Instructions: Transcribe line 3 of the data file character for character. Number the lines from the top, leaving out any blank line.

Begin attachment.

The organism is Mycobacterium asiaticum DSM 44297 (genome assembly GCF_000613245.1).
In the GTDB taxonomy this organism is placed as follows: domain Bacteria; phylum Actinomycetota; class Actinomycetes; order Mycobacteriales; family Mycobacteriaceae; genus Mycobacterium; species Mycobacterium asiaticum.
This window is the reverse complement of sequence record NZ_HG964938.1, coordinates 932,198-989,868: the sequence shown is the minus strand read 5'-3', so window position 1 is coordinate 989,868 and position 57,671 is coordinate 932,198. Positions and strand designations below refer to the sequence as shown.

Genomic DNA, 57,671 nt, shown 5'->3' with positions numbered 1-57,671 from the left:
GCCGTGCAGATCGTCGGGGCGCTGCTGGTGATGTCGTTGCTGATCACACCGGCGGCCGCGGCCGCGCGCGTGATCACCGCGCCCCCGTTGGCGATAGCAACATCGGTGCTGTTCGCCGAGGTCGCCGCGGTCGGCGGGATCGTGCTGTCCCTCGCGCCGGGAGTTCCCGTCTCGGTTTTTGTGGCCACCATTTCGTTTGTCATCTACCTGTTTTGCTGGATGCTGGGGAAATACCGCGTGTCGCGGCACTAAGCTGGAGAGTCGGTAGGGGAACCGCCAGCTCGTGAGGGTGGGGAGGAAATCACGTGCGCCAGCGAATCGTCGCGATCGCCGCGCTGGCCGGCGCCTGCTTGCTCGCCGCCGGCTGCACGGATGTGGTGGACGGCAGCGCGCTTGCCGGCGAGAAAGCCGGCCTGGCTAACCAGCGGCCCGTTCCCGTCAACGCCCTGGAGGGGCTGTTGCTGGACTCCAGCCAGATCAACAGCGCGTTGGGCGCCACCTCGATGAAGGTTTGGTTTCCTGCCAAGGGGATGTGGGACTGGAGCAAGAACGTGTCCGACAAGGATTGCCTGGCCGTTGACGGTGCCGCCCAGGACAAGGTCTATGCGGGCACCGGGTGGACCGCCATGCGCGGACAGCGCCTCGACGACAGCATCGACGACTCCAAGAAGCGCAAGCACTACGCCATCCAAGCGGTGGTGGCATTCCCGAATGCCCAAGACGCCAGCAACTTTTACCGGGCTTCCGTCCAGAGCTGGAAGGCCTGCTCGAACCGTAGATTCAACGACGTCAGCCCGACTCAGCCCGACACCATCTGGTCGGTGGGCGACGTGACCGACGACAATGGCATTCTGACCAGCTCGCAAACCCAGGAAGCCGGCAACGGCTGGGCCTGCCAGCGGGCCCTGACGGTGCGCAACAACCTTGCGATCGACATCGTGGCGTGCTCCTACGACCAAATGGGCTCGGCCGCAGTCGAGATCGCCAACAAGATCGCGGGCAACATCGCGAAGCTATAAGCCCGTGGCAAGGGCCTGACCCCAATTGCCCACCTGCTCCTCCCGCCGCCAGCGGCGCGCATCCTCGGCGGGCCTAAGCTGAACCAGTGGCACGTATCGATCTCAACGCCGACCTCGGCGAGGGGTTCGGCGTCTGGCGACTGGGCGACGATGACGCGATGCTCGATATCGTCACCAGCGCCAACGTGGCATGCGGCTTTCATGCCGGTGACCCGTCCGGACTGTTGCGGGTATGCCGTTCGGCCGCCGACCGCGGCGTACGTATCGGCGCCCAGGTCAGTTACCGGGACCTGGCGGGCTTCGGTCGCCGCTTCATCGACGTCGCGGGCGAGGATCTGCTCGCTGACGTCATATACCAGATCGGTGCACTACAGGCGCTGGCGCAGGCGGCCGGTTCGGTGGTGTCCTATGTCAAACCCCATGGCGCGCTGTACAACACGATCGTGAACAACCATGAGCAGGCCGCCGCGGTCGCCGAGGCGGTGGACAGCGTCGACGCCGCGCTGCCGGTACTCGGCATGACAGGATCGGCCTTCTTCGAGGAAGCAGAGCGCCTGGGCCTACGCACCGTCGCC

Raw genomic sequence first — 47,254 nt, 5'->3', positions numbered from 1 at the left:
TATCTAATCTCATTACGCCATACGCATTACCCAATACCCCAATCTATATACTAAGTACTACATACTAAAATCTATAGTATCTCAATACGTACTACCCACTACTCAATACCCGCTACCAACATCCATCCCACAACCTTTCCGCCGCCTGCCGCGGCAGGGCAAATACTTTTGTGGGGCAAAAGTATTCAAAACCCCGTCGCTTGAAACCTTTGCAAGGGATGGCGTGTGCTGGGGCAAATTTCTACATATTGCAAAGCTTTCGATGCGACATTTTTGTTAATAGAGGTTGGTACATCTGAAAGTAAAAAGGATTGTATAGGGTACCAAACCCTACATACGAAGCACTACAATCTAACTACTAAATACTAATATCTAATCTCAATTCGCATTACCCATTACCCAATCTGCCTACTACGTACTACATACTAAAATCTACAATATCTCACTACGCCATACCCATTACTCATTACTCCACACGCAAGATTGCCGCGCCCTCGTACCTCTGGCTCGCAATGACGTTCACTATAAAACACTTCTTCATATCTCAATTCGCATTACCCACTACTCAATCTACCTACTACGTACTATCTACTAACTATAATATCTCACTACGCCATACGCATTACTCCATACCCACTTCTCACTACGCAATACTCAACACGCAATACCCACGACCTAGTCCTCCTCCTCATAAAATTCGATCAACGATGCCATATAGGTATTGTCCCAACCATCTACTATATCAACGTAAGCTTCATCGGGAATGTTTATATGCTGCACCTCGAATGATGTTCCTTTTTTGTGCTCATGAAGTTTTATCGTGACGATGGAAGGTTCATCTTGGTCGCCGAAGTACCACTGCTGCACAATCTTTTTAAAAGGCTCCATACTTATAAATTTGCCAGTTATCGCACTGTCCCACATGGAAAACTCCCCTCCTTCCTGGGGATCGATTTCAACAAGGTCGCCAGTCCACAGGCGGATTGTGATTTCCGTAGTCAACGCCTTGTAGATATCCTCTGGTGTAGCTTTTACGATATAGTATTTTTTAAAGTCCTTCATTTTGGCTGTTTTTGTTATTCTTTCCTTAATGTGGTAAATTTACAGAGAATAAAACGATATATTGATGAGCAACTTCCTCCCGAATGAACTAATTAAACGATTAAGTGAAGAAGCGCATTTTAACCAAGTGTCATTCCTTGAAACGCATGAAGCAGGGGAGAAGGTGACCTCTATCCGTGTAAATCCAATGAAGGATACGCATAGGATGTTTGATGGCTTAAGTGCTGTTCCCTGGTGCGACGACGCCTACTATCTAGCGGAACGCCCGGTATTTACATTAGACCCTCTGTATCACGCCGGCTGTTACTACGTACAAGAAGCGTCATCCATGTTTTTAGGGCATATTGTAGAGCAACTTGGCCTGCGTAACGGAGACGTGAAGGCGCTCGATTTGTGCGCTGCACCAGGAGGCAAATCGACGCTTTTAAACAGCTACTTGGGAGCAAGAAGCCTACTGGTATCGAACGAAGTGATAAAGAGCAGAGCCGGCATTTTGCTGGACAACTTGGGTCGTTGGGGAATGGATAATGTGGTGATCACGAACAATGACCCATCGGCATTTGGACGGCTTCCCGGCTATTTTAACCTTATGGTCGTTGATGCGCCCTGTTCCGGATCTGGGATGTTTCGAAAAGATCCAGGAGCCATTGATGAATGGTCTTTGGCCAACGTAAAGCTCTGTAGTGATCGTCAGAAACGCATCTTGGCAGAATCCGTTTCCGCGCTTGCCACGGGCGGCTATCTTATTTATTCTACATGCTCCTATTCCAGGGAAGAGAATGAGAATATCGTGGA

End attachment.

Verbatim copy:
This window is the reverse complement of sequence record NZ_HG964938.1, coordinates 932,198-989,868: the sequence shown is the minus strand read 5'-3', so window position 1 is coordinate 989,868 and position 57,671 is coordinate 932,198. Positions and strand designations below refer to the sequence as shown.